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Here's a brief history and explanation of the 25th Amendment

A president removed by the 25th Amendment and not reinstated could still seek a second term.

WASHINGTON — The 25th Amendment was ratified by Congress in 1967 and lays out the procedures for replacing the president should he or she be incapacitated or deemed unable to do their job.

The issue was brought up after the Kennedy assassination, which raised questions about the powers of the president if he or she is incapacitated.  

The plan is explained in four sections, the first three of which deal with rules of succession.

Section 4 is the last and only provision to the 25th Amendment that has yet to be used.

Section 4 says the vice president would become acting president if he or she, along with a majority of the president’s own cabinet, informed Congress that the president is unable to “…discharge the powers and duties of office."

But a president can challenge those claims; and at that point, the vice president and cabinet majority would have up to four days to convince Congress that the president cannot carry out his or her duties.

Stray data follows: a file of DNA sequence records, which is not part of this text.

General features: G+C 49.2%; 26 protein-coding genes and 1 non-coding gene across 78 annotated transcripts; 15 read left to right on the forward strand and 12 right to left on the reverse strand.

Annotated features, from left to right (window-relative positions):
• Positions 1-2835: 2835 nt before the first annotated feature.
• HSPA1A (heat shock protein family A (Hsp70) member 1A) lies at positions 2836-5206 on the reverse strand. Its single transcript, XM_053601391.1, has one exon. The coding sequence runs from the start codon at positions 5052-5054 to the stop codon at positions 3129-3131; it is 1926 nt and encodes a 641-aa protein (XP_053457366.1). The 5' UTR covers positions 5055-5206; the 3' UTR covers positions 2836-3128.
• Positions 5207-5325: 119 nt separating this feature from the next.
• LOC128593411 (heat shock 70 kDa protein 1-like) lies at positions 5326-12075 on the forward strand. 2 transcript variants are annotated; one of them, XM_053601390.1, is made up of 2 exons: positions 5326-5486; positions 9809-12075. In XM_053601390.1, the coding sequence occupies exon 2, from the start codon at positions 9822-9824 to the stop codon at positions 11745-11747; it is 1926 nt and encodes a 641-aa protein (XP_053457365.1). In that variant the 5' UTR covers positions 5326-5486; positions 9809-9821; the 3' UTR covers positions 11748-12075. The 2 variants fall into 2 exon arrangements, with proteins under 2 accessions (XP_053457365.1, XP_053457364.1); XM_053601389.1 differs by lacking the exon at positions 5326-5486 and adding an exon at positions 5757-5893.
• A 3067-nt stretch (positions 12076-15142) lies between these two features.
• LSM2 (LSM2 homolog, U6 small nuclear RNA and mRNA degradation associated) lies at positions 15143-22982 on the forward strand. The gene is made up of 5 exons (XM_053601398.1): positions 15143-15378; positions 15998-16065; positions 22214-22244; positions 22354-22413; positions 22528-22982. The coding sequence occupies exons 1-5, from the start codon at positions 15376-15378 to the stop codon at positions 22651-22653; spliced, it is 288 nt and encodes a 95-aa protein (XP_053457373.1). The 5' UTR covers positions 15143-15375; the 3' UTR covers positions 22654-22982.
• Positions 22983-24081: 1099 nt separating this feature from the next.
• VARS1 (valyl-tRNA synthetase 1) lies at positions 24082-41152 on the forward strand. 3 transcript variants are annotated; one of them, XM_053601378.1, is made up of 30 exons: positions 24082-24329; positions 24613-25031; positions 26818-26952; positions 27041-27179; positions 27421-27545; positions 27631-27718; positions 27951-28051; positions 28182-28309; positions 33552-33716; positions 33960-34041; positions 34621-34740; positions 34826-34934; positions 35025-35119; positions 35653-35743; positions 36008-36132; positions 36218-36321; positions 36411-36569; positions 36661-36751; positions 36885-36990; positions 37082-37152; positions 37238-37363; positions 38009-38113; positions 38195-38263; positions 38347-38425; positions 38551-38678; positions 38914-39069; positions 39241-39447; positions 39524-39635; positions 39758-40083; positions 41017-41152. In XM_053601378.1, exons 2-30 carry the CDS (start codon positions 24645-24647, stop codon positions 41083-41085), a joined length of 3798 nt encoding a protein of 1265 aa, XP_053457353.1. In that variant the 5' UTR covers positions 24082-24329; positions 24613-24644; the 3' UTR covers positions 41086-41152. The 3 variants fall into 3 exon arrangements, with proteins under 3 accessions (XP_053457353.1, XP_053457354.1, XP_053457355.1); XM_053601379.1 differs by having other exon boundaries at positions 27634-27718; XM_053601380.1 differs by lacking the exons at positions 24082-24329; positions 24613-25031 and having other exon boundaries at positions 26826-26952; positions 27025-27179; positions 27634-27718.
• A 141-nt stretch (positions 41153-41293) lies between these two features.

Lawmakers could only then remove the president with a 2/3 majority vote in both the U.S. House of Representatives and Senate.

If that sounds like a high bar, constitutional scholars say it is - intentionally.

“If the cabinet feels strong enough to write the letter that’s going to send a signal to Congress to the seriousness and the magnitude of the issue. Which was the intent of the 25th amendment all along,” said David Singer, an attorney specializing in constitutional attorney at the Shumaker Law Firm. “It’s a signal to Congress saying listen - the people who are ostensibly closest to the president, who serve with the president of the executive branch, no longer feel that the president is capable of carrying out the office. “

However, a Congressional Research Service report found Section 4 of the 25th amendment was “not intended to facilitate the removal of an unpopular or failed president.”

An important distinction between invoking the 25th Amendment and impeachment is that a president impeached and convicted is barred from seeking office in the future. But a president removed by the 25th Amendment and not reinstated could still seek a second term.

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